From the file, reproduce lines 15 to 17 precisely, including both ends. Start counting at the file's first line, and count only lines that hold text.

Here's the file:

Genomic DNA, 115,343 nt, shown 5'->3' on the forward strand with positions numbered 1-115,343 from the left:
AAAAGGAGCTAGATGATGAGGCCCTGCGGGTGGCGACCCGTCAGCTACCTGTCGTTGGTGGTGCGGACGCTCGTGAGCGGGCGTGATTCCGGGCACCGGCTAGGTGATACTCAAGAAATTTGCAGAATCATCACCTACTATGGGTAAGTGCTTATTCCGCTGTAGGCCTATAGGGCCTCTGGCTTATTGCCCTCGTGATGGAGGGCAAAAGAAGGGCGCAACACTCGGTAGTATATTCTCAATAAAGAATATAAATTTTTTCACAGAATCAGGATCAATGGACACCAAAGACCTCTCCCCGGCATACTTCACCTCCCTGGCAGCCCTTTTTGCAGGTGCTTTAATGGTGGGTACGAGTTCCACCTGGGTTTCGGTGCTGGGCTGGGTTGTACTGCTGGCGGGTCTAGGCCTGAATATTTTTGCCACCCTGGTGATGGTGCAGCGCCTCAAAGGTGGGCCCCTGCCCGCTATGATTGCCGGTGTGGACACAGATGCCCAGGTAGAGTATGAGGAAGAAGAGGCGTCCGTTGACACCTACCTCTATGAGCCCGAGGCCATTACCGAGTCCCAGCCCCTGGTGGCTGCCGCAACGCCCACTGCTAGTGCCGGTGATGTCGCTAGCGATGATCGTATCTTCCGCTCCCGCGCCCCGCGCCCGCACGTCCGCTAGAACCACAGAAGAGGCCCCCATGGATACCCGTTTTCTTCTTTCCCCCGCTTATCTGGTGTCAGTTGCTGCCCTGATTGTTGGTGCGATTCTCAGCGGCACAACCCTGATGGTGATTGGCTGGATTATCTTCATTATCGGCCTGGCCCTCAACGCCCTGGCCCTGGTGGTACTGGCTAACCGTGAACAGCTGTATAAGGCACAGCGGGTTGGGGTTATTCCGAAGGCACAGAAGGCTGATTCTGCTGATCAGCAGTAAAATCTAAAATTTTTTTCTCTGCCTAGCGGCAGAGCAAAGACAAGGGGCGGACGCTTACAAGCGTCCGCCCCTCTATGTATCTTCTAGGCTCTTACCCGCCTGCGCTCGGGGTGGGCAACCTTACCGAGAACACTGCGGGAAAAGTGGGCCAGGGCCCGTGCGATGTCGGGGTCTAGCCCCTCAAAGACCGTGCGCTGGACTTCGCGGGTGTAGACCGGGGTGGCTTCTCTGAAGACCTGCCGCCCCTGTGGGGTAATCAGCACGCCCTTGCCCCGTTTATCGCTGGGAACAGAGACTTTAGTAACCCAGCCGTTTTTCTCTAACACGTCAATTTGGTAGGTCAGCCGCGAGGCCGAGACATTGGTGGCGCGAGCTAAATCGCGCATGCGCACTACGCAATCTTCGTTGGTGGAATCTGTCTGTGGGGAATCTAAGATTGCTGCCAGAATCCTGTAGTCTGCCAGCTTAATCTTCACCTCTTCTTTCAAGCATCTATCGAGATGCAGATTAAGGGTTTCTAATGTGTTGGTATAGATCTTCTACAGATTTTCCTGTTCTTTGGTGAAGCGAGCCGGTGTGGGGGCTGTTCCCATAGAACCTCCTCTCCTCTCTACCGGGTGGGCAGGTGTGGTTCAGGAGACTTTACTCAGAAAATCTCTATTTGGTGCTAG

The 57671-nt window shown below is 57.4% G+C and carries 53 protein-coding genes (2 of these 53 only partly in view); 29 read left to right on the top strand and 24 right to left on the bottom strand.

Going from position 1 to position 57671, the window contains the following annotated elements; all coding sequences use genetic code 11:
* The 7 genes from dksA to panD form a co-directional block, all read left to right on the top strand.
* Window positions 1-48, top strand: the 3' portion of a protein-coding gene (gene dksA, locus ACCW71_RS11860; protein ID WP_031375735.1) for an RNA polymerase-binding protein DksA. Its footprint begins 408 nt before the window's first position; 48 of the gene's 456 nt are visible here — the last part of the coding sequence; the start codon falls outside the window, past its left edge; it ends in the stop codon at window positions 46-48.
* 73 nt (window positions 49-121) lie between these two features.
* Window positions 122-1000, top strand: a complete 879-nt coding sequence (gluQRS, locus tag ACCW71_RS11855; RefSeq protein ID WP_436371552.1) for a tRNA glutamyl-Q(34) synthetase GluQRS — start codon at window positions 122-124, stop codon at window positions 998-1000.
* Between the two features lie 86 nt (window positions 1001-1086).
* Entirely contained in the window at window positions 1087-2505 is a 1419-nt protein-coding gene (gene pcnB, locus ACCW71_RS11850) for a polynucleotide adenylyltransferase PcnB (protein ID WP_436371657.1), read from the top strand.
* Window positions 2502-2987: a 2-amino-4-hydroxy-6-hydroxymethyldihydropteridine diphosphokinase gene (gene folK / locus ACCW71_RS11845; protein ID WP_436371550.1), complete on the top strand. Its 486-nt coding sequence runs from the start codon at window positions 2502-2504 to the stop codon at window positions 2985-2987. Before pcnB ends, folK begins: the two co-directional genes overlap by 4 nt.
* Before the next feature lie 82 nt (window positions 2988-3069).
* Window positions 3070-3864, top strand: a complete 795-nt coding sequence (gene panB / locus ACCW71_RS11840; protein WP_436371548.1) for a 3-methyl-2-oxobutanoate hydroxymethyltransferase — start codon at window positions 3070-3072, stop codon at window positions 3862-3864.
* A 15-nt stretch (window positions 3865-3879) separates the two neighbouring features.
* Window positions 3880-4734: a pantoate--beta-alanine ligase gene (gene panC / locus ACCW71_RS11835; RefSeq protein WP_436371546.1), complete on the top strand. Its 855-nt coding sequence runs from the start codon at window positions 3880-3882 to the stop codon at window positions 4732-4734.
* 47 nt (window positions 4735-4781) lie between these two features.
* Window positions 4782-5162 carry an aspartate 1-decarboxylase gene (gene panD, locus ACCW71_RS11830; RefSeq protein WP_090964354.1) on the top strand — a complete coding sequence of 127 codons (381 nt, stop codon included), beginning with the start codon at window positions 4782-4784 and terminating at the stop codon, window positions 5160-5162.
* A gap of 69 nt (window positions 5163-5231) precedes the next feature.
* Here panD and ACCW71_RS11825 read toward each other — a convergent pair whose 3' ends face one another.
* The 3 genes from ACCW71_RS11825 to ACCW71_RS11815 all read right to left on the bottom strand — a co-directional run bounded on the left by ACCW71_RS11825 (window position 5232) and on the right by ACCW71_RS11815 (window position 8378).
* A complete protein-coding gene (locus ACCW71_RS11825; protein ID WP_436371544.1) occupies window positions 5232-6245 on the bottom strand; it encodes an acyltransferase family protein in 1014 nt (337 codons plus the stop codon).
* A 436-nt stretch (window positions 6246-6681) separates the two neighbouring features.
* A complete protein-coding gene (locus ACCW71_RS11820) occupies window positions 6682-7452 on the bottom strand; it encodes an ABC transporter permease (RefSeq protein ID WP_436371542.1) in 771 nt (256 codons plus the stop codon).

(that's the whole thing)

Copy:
* Window positions 3880-4734: a pantoate--beta-alanine ligase gene (gene panC / locus ACCW71_RS11835; RefSeq protein WP_436371546.1), complete on the top strand. Its 855-nt coding sequence runs from the start codon at window positions 3880-3882 to the stop codon at window positions 4732-4734.
* 47 nt (window positions 4735-4781) lie between these two features.
* Window positions 4782-5162 carry an aspartate 1-decarboxylase gene (gene panD, locus ACCW71_RS11830; RefSeq protein WP_090964354.1) on the top strand — a complete coding sequence of 127 codons (381 nt, stop codon included), beginning with the start codon at window positions 4782-4784 and terminating at the stop codon, window positions 5160-5162.